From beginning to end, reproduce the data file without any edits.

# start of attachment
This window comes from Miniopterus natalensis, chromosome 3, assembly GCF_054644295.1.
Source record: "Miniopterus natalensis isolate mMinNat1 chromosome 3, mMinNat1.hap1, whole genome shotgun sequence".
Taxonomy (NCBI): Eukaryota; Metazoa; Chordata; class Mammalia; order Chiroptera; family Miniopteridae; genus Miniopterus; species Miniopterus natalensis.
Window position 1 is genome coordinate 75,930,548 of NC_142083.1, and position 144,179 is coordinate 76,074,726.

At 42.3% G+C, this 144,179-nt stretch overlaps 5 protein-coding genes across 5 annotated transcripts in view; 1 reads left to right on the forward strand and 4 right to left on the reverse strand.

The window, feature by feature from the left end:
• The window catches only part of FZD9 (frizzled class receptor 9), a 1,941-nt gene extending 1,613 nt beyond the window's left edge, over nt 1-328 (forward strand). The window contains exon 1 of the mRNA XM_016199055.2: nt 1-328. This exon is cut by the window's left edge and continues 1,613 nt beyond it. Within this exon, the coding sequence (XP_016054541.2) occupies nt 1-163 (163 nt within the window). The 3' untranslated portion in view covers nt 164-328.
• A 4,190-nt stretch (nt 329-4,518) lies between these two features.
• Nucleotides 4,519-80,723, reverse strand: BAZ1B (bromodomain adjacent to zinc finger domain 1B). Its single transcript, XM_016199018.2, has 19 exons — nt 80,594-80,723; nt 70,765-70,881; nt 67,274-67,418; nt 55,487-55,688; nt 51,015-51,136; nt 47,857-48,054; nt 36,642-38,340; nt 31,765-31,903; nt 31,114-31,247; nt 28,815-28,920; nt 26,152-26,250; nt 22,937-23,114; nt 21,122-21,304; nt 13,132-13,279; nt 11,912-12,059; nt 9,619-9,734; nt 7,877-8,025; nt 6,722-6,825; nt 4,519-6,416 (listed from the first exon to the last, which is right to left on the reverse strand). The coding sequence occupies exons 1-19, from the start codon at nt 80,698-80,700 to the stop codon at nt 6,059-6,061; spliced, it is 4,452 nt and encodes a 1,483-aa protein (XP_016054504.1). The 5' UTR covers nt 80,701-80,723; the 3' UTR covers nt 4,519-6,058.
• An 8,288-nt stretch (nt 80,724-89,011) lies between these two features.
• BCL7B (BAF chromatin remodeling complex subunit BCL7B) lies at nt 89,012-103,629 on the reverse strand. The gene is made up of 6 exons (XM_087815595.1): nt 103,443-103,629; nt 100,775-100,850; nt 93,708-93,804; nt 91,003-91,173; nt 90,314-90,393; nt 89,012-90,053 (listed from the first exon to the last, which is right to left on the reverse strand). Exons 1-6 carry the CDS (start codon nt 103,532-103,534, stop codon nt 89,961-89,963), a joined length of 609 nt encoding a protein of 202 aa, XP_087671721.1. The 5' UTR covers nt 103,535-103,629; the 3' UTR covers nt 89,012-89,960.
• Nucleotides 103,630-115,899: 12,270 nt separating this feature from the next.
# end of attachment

This window comes from Miniopterus natalensis, chromosome 3, assembly GCF_054644295.1.
Source record: "Miniopterus natalensis isolate mMinNat1 chromosome 3, mMinNat1.hap1, whole genome shotgun sequence".
Taxonomy (NCBI): Eukaryota; Metazoa; Chordata; class Mammalia; order Chiroptera; family Miniopteridae; genus Miniopterus; species Miniopterus natalensis.
Window position 1 is genome coordinate 75,930,548 of NC_142083.1, and position 144,179 is coordinate 76,074,726.

At 42.3% G+C, this 144,179-nt stretch overlaps 5 protein-coding genes across 5 annotated transcripts in view; 1 reads left to right on the forward strand and 4 right to left on the reverse strand.

The window, feature by feature from the left end:
• The window catches only part of FZD9 (frizzled class receptor 9), a 1,941-nt gene extending 1,613 nt beyond the window's left edge, over nt 1-328 (forward strand). The window contains exon 1 of the mRNA XM_016199055.2: nt 1-328. This exon is cut by the window's left edge and continues 1,613 nt beyond it. Within this exon, the coding sequence (XP_016054541.2) occupies nt 1-163 (163 nt within the window). The 3' untranslated portion in view covers nt 164-328.
• A 4,190-nt stretch (nt 329-4,518) lies between these two features.
• Nucleotides 4,519-80,723, reverse strand: BAZ1B (bromodomain adjacent to zinc finger domain 1B). Its single transcript, XM_016199018.2, has 19 exons — nt 80,594-80,723; nt 70,765-70,881; nt 67,274-67,418; nt 55,487-55,688; nt 51,015-51,136; nt 47,857-48,054; nt 36,642-38,340; nt 31,765-31,903; nt 31,114-31,247; nt 28,815-28,920; nt 26,152-26,250; nt 22,937-23,114; nt 21,122-21,304; nt 13,132-13,279; nt 11,912-12,059; nt 9,619-9,734; nt 7,877-8,025; nt 6,722-6,825; nt 4,519-6,416 (listed from the first exon to the last, which is right to left on the reverse strand). The coding sequence occupies exons 1-19, from the start codon at nt 80,698-80,700 to the stop codon at nt 6,059-6,061; spliced, it is 4,452 nt and encodes a 1,483-aa protein (XP_016054504.1). The 5' UTR covers nt 80,701-80,723; the 3' UTR covers nt 4,519-6,058.
• An 8,288-nt stretch (nt 80,724-89,011) lies between these two features.
• BCL7B (BAF chromatin remodeling complex subunit BCL7B) lies at nt 89,012-103,629 on the reverse strand. The gene is made up of 6 exons (XM_087815595.1): nt 103,443-103,629; nt 100,775-100,850; nt 93,708-93,804; nt 91,003-91,173; nt 90,314-90,393; nt 89,012-90,053 (listed from the first exon to the last, which is right to left on the reverse strand). Exons 1-6 carry the CDS (start codon nt 103,532-103,534, stop codon nt 89,961-89,963), a joined length of 609 nt encoding a protein of 202 aa, XP_087671721.1. The 5' UTR covers nt 103,535-103,629; the 3' UTR covers nt 89,012-89,960.
• Nucleotides 103,630-115,899: 12,270 nt separating this feature from the next.